Michele Kaiser, Program Manager – Backhoes, John Deere Worldwide Construction and Forestry Division

Since completing the class, I’ve learned about managing schedules with a cross-functional team, using the John Deere enterprise product development process, risk assessments, milestone/gate readiness checklists, leadership reviews, and authorization for expenditure reviews for senior level management. On top of those program management related items, I’ve gained the most experience in program/project financials since completion of the course.

John Kruse, Mechanical Engineer III, KaVo Kerr Group

I had always viewed the change and chaos of project management as stemming from a lack of appropriate guidance or leadership, but once I embraced the dynamic situation, I began to see new opportunities.

Alexandre Ledoux, Ph.D., Mechanical Engineering Manager, KaVo Kerr Group – Imaging

I learned a lot about Agile and its implication outside Software Engineering project tracking. For a project for another course, I focused on Agile methodologies for Mechanical Engineering. Also, as part of our leadership team, I am working on adapting our project tracking methods to better communicate project completion dates to upper management.

Benjamin Ludy, Engineering Manager, Milwaukee Tool

I have been working on scoring our projects in a single database after they are completed. I focus on estimated versus actual for both schedule and cost. This has helped me understand which types of projects are underperforming. Using that information, I can figure out why they are underperforming, and then make changes designed to improve them. Without the tracking database, these insights into underperforming projects would be impossible.

Dave Pagenkopf, Director – Application Development, University of Wisconsin–Madison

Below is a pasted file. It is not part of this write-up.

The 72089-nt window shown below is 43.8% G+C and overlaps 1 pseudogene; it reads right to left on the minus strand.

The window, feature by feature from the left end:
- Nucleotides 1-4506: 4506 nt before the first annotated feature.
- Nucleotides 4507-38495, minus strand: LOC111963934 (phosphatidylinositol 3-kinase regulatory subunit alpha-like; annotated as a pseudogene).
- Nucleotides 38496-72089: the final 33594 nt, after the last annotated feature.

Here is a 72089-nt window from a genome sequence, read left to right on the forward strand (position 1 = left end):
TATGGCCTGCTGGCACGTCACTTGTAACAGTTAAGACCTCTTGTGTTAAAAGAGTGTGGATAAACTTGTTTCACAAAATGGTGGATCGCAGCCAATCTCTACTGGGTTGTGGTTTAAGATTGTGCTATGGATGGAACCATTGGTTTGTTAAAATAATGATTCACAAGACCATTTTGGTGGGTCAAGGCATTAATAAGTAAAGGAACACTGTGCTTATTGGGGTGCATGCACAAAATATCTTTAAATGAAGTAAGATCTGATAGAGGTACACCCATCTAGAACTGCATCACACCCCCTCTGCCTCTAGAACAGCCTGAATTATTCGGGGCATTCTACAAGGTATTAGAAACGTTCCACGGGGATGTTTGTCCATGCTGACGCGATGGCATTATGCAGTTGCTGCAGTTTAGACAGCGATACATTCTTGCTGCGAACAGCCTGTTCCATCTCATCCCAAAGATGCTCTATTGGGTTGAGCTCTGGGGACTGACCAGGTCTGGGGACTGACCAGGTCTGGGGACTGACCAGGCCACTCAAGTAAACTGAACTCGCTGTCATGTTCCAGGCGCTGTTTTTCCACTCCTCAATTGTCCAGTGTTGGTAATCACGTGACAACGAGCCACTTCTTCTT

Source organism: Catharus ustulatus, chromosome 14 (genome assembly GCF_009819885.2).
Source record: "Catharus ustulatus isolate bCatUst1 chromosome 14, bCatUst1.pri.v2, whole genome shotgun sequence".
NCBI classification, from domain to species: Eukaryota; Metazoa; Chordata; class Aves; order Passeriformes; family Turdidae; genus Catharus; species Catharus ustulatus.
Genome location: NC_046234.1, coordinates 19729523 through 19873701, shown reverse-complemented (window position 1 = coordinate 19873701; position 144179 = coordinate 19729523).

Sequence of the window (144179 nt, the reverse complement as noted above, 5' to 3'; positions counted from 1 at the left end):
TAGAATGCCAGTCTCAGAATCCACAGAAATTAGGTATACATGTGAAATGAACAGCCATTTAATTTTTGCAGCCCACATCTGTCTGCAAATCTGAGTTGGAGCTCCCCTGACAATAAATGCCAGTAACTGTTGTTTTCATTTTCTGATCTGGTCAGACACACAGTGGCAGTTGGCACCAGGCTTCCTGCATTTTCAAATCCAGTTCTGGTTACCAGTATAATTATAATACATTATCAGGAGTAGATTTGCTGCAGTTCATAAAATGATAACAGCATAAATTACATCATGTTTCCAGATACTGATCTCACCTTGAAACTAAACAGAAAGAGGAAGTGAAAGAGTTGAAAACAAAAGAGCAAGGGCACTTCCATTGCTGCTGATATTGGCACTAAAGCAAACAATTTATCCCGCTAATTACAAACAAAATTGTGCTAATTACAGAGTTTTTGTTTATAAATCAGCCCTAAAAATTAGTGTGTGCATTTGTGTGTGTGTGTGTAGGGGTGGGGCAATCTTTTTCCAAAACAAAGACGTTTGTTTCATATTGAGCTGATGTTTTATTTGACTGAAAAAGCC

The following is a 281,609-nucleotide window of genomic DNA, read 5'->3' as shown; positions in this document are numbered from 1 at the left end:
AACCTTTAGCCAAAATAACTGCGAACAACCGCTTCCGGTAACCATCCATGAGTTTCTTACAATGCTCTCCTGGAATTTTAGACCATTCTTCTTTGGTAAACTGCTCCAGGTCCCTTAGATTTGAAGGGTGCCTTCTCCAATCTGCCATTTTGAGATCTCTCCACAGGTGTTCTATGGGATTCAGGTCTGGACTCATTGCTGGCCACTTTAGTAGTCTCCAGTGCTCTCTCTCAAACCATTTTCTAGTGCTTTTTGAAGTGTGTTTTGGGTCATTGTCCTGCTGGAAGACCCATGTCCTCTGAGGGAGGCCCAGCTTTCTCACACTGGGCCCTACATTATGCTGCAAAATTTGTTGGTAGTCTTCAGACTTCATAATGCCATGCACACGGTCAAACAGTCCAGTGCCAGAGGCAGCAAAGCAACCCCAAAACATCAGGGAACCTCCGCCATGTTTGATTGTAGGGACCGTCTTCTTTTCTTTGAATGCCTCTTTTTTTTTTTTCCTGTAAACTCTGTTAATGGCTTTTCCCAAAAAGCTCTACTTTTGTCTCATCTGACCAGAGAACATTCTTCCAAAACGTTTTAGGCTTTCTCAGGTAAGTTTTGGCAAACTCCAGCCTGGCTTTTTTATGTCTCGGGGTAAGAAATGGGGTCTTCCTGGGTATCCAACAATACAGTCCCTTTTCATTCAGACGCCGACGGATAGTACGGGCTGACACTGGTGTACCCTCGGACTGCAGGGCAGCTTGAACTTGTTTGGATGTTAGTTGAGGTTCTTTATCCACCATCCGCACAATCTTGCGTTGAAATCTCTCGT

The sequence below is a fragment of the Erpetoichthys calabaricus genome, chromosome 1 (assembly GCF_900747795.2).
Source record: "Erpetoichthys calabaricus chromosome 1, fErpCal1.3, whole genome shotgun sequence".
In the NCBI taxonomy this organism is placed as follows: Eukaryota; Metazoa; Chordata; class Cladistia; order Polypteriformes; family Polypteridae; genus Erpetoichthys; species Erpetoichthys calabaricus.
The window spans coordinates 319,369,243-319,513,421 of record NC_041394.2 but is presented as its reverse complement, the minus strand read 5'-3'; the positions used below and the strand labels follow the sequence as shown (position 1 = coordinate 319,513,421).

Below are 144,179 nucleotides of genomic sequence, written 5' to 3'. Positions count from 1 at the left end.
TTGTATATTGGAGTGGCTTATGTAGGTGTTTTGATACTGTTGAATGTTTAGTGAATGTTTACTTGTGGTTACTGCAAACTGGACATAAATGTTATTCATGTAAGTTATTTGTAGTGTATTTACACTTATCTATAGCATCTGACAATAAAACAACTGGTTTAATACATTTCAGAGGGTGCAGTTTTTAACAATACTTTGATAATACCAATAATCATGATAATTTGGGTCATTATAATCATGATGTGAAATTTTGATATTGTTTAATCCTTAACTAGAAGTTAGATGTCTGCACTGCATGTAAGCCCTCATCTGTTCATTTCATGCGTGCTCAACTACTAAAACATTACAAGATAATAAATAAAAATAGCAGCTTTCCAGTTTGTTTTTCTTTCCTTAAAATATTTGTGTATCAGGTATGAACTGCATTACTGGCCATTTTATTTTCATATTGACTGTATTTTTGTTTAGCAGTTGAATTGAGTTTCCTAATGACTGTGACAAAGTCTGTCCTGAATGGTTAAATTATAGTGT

Living order was introduced after I took the course, so I have been learning more about the topic on my own and then integrating that thinking into my leadership practices and expectations. These topics have never been covered in any project management course I have taken in my career. Integrating living order concepts with traditional project management skills is a welcome addition to the course and will prove valuable to graduates of the course. There is now a vocabulary for living order, making it much easier to talk to others about this important topic.

Do you have any new insights related to what you learned in the class?

John P. Dolan, Professional Engineer, United States Air Force

See above in relation to project management, how much waste there is in the civil engineering and construction industry, and the importance of culture. I’ve proposed many ideas to inject Lean thinking into my organization, eliminating waste, and changing the way business is done. But, if I haven’t had sole administrative and operation control over the people and process, there’s been no change. Existing culture won every time.

Michele Kaiser, Program Manager – Backhoes, John Deere Worldwide Construction and Forestry Division